Volume XVII, Issue 41 # October 8 - October 14, 2009

The Fusion of Sail and Paddle

Feel what it’s like to be a leaf on the water

My rig is a Spirit Sail mounted to a Walden Sport sea kayak I christened Strongbad after an Internet cartoon character.

by Jane Elkin

For a duck’s eye view of the water, nothing comes close to bobbing on the waves in a kayak, your whole body attuned to the slightest ripple, current or shift in the breeze. But when that breeze really starts to blow, wouldn’t it be nice to have a sail? You can.

Kayak sailing has its limitations, but it’s rewarding enough that I never launch without my sail at the ready. In light winds, its silent cruise is ideal for a serene break from paddling or a stealthy sneak upon wildlife. In high winds, it’s a white-knuckled, white-water ride that tests both balance and courage. In any wind, there is nothing like it to attract attention.

Hybrid water sports like kayak sailing, canoe sailing and kayak kiting have been growing in popularity for a decade, their names suggesting that imagination is the only limit to enhancing thrills and spills on the water.

A Leaf on the Water

As human travel goes, this is like being a leaf on the water. Most kayak sails are a variant of the Viking-inspired downwind sailing rig, typically with a collapsible V-shaped frame and a clear plastic window. They are designed for following breezes or broad-reach sailing in which the paddle acts as a rudder. The point of sail is controlled either by hand or with a trimming line, depending on the location of the sail mount, which can be either at the bow or the cockpit.

My five-year-old Spirit Sail, an early model, has a mount screwed into the hull just in front of the cockpit. The maker provides strap-on models as well, which let you avoid drilling into your hull. Alternately, a bow-mounted model such as the Pacific Action sail offers a steadier ride and is easier to steer.

Words to the Wise

Raising and lowering a kayak sail can be tricky, depending on wind speed and design. The Spirit Sail mount has notches that lock the sail in place at 30-degree increments around the clock. To deploy the sail, the boat must be positioned stern to the wind. A sea anchor can be helpful here. Once the sail is nestled into the mount, it is rotated to catch the wind. Getting it to lock in place can be tricky in a stiff breeze. At above 12 knots, it can be virtually impossible to yank the sail out of the mount once you get moving, so hurtling toward a sandy shore for a crash landing is the only safe option.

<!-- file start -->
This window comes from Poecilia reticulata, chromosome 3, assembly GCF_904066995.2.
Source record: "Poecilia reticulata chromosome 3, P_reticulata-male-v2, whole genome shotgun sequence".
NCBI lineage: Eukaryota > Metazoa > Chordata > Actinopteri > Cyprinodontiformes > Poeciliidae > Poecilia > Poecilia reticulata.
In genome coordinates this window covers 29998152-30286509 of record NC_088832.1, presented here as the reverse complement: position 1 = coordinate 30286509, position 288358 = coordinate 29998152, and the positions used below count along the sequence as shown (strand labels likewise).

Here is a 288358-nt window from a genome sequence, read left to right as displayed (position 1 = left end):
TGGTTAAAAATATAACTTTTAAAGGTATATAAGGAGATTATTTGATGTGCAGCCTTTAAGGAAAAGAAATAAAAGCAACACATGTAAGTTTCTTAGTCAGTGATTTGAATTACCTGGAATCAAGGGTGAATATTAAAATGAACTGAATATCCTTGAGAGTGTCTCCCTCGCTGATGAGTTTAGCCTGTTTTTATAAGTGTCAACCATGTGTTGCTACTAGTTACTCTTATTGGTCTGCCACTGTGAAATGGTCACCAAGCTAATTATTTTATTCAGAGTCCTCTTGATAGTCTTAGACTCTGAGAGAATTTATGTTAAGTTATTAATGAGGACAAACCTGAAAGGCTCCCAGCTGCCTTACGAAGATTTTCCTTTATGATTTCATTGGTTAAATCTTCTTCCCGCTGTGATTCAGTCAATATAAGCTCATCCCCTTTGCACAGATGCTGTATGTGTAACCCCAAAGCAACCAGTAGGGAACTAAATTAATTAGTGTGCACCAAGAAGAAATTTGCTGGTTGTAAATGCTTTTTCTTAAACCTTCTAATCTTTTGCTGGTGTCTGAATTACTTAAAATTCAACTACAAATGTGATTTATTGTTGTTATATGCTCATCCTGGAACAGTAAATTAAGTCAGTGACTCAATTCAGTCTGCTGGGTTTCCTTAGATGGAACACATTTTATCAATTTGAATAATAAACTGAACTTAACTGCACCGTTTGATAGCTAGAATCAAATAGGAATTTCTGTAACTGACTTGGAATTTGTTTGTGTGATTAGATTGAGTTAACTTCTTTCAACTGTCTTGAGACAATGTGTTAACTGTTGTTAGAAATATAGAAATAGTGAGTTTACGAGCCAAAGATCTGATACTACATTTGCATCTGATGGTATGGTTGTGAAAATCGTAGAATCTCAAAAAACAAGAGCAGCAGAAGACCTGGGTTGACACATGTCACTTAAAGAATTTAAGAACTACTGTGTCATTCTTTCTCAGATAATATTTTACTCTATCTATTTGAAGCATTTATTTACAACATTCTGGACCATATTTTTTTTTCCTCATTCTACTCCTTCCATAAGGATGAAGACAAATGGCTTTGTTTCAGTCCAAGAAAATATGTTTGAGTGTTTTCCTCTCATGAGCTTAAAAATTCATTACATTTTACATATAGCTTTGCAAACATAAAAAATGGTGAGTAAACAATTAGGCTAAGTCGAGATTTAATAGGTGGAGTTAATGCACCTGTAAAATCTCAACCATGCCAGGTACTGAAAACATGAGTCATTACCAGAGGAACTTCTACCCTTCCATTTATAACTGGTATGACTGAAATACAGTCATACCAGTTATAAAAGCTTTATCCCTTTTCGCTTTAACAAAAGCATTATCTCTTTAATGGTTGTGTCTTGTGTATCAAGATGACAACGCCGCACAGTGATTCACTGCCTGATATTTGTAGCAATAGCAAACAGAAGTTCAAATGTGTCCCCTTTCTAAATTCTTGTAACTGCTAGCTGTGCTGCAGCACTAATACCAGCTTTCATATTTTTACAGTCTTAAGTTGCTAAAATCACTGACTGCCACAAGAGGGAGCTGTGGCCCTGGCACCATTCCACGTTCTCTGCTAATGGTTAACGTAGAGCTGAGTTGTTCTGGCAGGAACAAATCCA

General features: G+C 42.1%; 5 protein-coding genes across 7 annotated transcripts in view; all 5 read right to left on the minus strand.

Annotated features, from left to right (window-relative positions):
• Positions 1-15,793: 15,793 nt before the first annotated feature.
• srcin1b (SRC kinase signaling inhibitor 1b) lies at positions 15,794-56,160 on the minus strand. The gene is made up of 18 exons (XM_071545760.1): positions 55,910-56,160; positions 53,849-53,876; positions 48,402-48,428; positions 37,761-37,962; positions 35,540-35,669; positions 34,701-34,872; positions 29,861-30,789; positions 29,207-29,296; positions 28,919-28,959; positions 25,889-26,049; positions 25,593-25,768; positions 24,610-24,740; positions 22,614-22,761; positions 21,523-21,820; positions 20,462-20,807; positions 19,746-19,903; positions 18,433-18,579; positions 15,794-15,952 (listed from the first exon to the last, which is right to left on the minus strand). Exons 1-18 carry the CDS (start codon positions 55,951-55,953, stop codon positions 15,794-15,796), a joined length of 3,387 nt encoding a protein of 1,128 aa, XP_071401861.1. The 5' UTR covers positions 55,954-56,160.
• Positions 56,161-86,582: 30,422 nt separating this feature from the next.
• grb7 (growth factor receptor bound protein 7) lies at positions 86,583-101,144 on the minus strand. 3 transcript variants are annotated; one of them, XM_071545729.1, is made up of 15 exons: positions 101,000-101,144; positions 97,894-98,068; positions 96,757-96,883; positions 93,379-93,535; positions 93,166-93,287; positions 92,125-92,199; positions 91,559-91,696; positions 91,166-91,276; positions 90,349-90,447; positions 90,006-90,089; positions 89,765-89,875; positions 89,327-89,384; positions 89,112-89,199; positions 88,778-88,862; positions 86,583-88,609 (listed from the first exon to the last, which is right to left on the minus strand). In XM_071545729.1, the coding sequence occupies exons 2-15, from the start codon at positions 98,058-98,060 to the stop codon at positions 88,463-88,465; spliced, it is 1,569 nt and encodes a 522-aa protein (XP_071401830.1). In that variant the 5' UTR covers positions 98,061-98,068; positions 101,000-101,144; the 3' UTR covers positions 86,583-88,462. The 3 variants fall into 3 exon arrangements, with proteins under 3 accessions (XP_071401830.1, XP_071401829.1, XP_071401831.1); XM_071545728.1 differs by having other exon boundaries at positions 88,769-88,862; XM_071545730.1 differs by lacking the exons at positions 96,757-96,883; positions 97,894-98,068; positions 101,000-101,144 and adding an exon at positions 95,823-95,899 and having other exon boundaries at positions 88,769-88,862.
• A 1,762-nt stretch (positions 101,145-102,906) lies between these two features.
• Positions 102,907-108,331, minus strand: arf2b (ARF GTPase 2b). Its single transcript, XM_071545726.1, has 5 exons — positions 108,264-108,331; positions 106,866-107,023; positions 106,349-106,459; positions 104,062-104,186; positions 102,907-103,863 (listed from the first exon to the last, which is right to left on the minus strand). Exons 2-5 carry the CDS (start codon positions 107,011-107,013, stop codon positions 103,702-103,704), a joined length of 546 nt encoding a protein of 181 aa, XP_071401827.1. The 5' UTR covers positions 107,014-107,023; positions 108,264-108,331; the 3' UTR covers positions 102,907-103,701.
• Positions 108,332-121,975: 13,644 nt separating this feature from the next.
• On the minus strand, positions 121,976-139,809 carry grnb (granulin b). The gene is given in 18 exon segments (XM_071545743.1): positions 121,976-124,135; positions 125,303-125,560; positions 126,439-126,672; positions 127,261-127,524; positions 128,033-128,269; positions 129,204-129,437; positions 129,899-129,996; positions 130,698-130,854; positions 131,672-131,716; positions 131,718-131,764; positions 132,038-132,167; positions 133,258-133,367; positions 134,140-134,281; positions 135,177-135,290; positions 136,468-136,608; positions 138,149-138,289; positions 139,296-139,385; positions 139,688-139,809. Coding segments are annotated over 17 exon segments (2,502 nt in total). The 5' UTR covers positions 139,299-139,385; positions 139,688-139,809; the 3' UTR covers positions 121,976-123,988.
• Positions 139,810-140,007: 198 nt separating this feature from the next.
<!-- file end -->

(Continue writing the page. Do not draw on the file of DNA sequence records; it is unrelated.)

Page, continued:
Given that these conversion sails are forcing the boat to do something it wasn’t designed to do, the quality of the ride varies depending on wind speed and direction and on your ability to catch the breeze without compromising stability. Also, if your boat has a tendency to turn into the wind, weathercocking will be even more pronounced under sail, thus requiring almost constant ruddering to maintain a steady course. Dragging the paddle as a rudder slows the boat down.

Capsizing is a real possibility in high winds or lateral gusts, particularly for the novice sailor in a sea kayak. Leaning slightly into the wind and skimming the flat of the paddle across the surface of the water makes it act a bit like a pontoon. If you lean too much, though, or if the wind luffs, you will probably be going for a swim.

Embracing the Possibilities

To avoid capsizing, you may want to invest in a Polynesian-inspired outrigger kit with a traditional-masted sail capable of navigating in any direction. Outriggers are to kayaks what training wheels are to a bike.

There are other ways to capture wind power on the water. Got a canoe? That can be altered, too, with masted sails, outriggers or side dagger boards that dip into the water as the boat heels. Fancy the adventure of a parafoils kite? Kayakers and canoers are embracing them with exciting results.

See these sails in action online at www.youtube.com. Enter the following video titles: Sea Kayak Sailing, Wind Paddle Kayak Sail Video, Kite Yakkin and Canoe Sailing Thrills. Seeing is converting.